As a part of their preparation for this effort, Optus took a LinkSys WAG160N and tested it within their labs to ensure that it was compatible with their systems. The reason for this is that they knew that I have one of these available, but that it was not yet working within my environment. With their modem working, we had a known quantity with which to compare.
We reached a significant point in getting my site operational when this modem, known to be fully functional, failed to work within my environment, with the femtocell that I’d been supplied. When we replaced that femtocell with a different one, we were then able to observe network activity from my site. By putting my LinkSys back into the equation, we were still able to observe correct network activity, suggesting perhaps that the femtocell that I had might have been faulty. With some network connectivity established, we then tried connecting one of the other (VOIP) modems that I had on hand, but with no luck. Going back to the LinkSys restored activity, and at this stage, we allowed the femtocell to fully activate itself.
Optus will be conducting further testing and discussions with the modems’ manufacturers in order to try to understand why the particular units that I had on hand would not let the femtocell talk with the network, but in my case, we’ve moved from my initial modem to a different one, plus an installation of an ATA, in order to get the femtocell to operate, as well as leave my home phone’s configuration in the same state as it previously was.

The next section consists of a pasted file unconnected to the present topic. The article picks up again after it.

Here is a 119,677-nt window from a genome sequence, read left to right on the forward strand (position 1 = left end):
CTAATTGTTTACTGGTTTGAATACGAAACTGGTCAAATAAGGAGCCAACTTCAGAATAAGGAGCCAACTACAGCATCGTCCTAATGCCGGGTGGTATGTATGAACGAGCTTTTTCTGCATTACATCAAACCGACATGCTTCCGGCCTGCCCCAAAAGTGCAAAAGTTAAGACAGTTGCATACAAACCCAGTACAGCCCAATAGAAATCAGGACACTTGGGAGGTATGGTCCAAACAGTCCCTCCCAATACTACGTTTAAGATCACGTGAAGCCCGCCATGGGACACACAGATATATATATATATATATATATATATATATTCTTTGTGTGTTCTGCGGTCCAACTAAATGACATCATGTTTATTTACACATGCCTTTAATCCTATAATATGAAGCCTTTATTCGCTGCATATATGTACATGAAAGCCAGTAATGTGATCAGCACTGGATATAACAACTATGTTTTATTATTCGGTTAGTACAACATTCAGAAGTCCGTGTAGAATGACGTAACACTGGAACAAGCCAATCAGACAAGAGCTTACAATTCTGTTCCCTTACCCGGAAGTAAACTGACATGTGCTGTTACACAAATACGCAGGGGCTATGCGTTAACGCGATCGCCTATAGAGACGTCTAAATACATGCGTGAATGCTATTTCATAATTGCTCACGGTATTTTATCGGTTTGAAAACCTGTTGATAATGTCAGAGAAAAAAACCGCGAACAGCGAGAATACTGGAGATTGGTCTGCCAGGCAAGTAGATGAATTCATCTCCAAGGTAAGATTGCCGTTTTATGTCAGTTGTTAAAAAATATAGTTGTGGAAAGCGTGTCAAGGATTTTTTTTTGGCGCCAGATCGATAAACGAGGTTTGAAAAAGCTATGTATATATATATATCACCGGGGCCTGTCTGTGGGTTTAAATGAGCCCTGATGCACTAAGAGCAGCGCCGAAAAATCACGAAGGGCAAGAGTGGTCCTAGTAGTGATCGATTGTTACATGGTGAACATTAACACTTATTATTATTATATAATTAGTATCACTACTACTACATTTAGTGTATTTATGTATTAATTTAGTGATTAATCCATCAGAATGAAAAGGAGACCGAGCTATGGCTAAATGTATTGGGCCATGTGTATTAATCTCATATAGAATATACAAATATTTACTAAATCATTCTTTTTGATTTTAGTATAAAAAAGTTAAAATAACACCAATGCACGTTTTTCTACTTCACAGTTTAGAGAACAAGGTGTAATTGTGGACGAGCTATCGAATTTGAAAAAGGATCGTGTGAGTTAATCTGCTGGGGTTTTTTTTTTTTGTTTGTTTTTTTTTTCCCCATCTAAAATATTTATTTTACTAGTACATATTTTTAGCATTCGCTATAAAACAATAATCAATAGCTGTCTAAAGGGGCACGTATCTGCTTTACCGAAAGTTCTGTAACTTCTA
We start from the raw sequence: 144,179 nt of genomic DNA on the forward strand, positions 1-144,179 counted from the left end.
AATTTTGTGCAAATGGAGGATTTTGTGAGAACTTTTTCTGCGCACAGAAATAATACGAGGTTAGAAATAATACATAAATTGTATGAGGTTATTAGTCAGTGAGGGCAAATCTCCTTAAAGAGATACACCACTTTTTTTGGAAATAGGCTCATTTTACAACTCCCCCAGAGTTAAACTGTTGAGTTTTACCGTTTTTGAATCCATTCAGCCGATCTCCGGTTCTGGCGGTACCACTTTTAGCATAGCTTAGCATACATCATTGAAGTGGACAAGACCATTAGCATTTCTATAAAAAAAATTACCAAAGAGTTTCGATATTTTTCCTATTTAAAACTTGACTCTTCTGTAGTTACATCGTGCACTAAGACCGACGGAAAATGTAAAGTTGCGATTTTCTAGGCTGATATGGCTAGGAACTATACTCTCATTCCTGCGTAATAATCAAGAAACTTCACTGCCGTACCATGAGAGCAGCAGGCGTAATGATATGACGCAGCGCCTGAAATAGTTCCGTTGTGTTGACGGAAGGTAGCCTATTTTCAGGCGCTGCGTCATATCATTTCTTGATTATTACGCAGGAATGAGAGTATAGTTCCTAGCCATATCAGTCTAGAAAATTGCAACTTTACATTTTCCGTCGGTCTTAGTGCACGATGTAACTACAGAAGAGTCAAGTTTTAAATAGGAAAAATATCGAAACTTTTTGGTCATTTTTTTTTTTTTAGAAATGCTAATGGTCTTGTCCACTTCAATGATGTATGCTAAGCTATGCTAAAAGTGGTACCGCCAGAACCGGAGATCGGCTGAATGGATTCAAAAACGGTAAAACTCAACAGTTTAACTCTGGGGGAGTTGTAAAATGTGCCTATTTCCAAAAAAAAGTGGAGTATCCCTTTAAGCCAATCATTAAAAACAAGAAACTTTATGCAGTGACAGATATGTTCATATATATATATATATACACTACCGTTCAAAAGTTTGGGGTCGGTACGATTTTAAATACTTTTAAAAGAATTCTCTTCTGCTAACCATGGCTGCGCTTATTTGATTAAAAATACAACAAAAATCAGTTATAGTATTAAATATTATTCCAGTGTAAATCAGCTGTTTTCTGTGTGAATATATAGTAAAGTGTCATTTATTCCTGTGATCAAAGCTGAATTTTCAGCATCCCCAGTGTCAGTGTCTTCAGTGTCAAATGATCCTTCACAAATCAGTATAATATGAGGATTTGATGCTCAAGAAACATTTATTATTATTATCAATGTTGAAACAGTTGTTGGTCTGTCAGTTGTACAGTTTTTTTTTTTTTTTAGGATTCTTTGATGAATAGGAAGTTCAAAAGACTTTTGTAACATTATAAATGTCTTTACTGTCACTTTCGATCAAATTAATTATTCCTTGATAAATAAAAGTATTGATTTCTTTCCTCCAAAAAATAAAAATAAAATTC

For many typical users, this could result in some considerable extra expense, and this may be a factor to be considered: might you need to acquire a different modem? If you use VOIP, and your modem has a built in VOIP adapter, will this be an issue? Will you also need to purchase a separate ATA to keep your VOIP working?
Optus have also acknowledged that some aspects of they systems need attention: their lower level support staff need to have a better understanding of what they’re dealing with, and some aspects of their online registration need attention.
Provided Optus retain a positive attitude to this, and can ensure that their frontline support staff get the training that they need, so that they can more readily take a pro-active attitude in helping users identify the potential for hardware compatibility issues, then I think that all will be good.
Thank you to Optus for their continued commitment to helping me to get to this point – they have truly excelled in helping me to get this working – and also to Cisco, who provided me with a LinkSys WAG160N modem to use in place of the ones I had on hand in order that we could progress this to the point were we now have a viable review environment.
And in the meantime, I now have an operational HomeZone service, and can now return to the task of reviewing exactly how well this technology actually works.